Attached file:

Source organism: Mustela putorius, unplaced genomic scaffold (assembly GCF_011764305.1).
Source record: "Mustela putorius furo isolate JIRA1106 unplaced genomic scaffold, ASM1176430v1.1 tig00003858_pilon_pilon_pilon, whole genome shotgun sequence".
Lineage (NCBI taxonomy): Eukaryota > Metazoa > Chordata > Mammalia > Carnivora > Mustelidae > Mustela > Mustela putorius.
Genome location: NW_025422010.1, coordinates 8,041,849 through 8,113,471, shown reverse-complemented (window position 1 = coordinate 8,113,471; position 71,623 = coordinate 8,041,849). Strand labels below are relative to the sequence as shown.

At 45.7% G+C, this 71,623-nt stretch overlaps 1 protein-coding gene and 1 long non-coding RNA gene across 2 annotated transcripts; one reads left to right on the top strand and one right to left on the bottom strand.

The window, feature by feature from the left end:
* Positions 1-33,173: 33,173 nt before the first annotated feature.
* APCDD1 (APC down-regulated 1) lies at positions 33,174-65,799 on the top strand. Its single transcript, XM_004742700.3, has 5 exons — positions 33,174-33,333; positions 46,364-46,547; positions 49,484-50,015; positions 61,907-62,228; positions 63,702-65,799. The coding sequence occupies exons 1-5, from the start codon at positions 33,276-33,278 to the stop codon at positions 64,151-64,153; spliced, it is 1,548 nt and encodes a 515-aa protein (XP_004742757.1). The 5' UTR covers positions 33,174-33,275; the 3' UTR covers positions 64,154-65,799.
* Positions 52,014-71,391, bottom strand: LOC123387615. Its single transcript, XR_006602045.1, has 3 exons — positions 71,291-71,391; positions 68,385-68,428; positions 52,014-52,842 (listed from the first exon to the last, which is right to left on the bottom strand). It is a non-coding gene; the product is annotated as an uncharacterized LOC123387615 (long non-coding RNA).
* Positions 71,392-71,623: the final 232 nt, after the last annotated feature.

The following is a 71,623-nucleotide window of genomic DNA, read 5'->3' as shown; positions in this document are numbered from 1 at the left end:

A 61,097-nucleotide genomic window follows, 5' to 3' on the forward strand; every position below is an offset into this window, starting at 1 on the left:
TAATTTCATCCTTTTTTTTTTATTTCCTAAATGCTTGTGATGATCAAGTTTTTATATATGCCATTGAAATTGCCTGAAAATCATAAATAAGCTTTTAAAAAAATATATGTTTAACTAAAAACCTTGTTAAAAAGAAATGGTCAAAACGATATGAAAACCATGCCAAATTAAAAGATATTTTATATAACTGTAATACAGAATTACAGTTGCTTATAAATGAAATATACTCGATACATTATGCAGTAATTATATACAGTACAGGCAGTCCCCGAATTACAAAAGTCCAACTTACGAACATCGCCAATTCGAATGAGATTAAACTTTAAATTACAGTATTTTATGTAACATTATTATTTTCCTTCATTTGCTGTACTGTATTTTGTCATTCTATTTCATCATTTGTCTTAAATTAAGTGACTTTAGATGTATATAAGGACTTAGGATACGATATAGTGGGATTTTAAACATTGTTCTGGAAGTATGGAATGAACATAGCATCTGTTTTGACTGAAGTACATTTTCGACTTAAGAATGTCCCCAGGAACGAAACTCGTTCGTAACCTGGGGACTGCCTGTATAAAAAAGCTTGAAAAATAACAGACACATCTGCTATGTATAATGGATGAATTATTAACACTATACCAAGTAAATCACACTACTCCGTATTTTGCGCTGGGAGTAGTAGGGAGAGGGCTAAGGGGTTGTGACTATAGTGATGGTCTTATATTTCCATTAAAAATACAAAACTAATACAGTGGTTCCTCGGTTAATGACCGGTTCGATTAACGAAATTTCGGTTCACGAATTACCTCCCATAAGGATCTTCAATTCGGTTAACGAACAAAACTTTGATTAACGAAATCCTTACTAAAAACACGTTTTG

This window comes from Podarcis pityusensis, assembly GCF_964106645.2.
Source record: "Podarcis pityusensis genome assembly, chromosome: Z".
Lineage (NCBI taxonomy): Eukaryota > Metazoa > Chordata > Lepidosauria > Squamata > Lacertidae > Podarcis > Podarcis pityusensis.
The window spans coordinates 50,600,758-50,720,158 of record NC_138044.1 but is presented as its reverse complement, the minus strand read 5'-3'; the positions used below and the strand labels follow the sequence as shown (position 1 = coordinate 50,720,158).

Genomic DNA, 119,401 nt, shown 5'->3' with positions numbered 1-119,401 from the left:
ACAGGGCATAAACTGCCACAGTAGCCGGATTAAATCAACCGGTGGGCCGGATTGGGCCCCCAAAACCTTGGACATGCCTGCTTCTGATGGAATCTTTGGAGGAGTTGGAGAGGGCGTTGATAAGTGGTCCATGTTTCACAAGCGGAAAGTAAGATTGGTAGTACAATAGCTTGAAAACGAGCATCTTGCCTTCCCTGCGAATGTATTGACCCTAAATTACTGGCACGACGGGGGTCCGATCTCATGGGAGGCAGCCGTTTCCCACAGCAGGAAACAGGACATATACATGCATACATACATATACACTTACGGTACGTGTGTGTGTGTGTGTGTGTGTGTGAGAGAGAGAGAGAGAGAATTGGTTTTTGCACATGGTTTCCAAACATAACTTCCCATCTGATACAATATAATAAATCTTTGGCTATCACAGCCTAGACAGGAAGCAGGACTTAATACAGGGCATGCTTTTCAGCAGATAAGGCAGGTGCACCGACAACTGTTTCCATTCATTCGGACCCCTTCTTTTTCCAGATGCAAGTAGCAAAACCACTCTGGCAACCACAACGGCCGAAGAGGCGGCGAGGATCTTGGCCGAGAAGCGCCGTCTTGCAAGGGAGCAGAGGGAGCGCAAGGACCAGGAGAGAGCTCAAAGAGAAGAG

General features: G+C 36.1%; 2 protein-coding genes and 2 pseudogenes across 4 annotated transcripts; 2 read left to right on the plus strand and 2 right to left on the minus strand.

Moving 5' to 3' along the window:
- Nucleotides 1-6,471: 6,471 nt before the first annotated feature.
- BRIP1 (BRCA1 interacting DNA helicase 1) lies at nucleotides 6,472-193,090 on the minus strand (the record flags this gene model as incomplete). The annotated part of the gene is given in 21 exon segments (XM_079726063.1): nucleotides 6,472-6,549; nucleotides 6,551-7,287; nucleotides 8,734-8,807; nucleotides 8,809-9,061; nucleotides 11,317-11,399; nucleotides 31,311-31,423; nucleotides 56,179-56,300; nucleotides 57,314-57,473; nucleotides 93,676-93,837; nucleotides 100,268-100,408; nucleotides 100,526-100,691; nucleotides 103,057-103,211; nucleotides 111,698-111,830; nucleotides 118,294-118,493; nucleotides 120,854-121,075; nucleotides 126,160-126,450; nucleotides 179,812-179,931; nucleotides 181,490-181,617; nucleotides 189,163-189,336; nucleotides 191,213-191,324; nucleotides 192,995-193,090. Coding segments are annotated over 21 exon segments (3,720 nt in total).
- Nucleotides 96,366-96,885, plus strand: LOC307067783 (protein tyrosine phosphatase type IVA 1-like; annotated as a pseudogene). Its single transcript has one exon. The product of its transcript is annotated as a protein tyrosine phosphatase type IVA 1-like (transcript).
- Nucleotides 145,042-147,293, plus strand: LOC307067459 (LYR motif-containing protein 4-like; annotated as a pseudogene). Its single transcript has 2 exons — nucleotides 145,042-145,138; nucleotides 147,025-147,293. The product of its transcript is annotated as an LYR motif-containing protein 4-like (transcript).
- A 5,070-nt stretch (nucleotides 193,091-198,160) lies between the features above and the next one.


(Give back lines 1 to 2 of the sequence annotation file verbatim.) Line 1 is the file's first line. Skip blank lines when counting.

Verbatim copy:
Source organism: Mustela putorius, unplaced genomic scaffold (assembly GCF_011764305.1).
Source record: "Mustela putorius furo isolate JIRA1106 unplaced genomic scaffold, ASM1176430v1.1 tig00003858_pilon_pilon_pilon, whole genome shotgun sequence".